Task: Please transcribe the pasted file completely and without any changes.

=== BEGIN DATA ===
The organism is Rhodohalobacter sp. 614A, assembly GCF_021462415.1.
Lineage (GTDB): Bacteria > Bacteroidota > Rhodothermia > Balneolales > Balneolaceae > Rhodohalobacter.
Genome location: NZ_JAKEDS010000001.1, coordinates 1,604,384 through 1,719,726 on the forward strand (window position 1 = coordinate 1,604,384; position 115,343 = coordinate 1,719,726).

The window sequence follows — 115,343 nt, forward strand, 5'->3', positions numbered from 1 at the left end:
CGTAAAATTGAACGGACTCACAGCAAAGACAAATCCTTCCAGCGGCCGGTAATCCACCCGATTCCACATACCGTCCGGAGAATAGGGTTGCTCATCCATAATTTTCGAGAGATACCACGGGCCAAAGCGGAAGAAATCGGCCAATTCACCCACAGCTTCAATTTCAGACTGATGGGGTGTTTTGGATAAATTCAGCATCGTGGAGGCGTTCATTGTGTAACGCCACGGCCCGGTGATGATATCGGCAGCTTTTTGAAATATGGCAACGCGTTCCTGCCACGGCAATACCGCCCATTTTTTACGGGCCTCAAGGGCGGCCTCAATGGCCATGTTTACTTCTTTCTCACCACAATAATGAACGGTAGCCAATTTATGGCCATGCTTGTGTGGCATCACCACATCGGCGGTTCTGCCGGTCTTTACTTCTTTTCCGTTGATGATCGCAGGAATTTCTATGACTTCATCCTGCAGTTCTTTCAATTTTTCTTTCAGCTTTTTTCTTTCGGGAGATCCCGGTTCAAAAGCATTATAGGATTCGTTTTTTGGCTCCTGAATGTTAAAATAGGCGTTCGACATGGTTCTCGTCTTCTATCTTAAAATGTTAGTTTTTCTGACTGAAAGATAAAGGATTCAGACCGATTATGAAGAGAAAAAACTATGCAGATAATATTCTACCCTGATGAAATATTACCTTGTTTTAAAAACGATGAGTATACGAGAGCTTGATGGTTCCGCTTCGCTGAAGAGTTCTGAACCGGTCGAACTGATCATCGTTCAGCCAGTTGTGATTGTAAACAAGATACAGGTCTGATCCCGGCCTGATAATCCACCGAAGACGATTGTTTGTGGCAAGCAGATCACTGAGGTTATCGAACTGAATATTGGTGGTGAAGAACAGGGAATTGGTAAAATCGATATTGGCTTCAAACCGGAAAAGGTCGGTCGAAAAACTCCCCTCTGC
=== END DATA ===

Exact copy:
The organism is Rhodohalobacter sp. 614A, assembly GCF_021462415.1.
Lineage (GTDB): Bacteria > Bacteroidota > Rhodothermia > Balneolales > Balneolaceae > Rhodohalobacter.
Genome location: NZ_JAKEDS010000001.1, coordinates 1,604,384 through 1,719,726 on the forward strand (window position 1 = coordinate 1,604,384; position 115,343 = coordinate 1,719,726).

The window sequence follows — 115,343 nt, forward strand, 5'->3', positions numbered from 1 at the left end:
CGTAAAATTGAACGGACTCACAGCAAAGACAAATCCTTCCAGCGGCCGGTAATCCACCCGATTCCACATACCGTCCGGAGAATAGGGTTGCTCATCCATAATTTTCGAGAGATACCACGGGCCAAAGCGGAAGAAATCGGCCAATTCACCCACAGCTTCAATTTCAGACTGATGGGGTGTTTTGGATAAATTCAGCATCGTGGAGGCGTTCATTGTGTAACGCCACGGCCCGGTGATGATATCGGCAGCTTTTTGAAATATGGCAACGCGTTCCTGCCACGGCAATACCGCCCATTTTTTACGGGCCTCAAGGGCGGCCTCAATGGCCATGTTTACTTCTTTCTCACCACAATAATGAACGGTAGCCAATTTATGGCCATGCTTGTGTGGCATCACCACATCGGCGGTTCTGCCGGTCTTTACTTCTTTTCCGTTGATGATCGCAGGAATTTCTATGACTTCATCCTGCAGTTCTTTCAATTTTTCTTTCAGCTTTTTTCTTTCGGGAGATCCCGGTTCAAAAGCATTATAGGATTCGTTTTTTGGCTCCTGAATGTTAAAATAGGCGTTCGACATGGTTCTCGTCTTCTATCTTAAAATGTTAGTTTTTCTGACTGAAAGATAAAGGATTCAGACCGATTATGAAGAGAAAAAACTATGCAGATAATATTCTACCCTGATGAAATATTACCTTGTTTTAAAAACGATGAGTATACGAGAGCTTGATGGTTCCGCTTCGCTGAAGAGTTCTGAACCGGTCGAACTGATCATCGTTCAGCCAGTTGTGATTGTAAACAAGATACAGGTCTGATCCCGGCCTGATAATCCACCGAAGACGATTGTTTGTGGCAAGCAGATCACTGAGGTTATCGAACTGAATATTGGTGGTGAAGAACAGGGAATTGGTAAAATCGATATTGGCTTCAAACCGGAAAAGGTCGGTCGAAAAACTCCCCTCTGC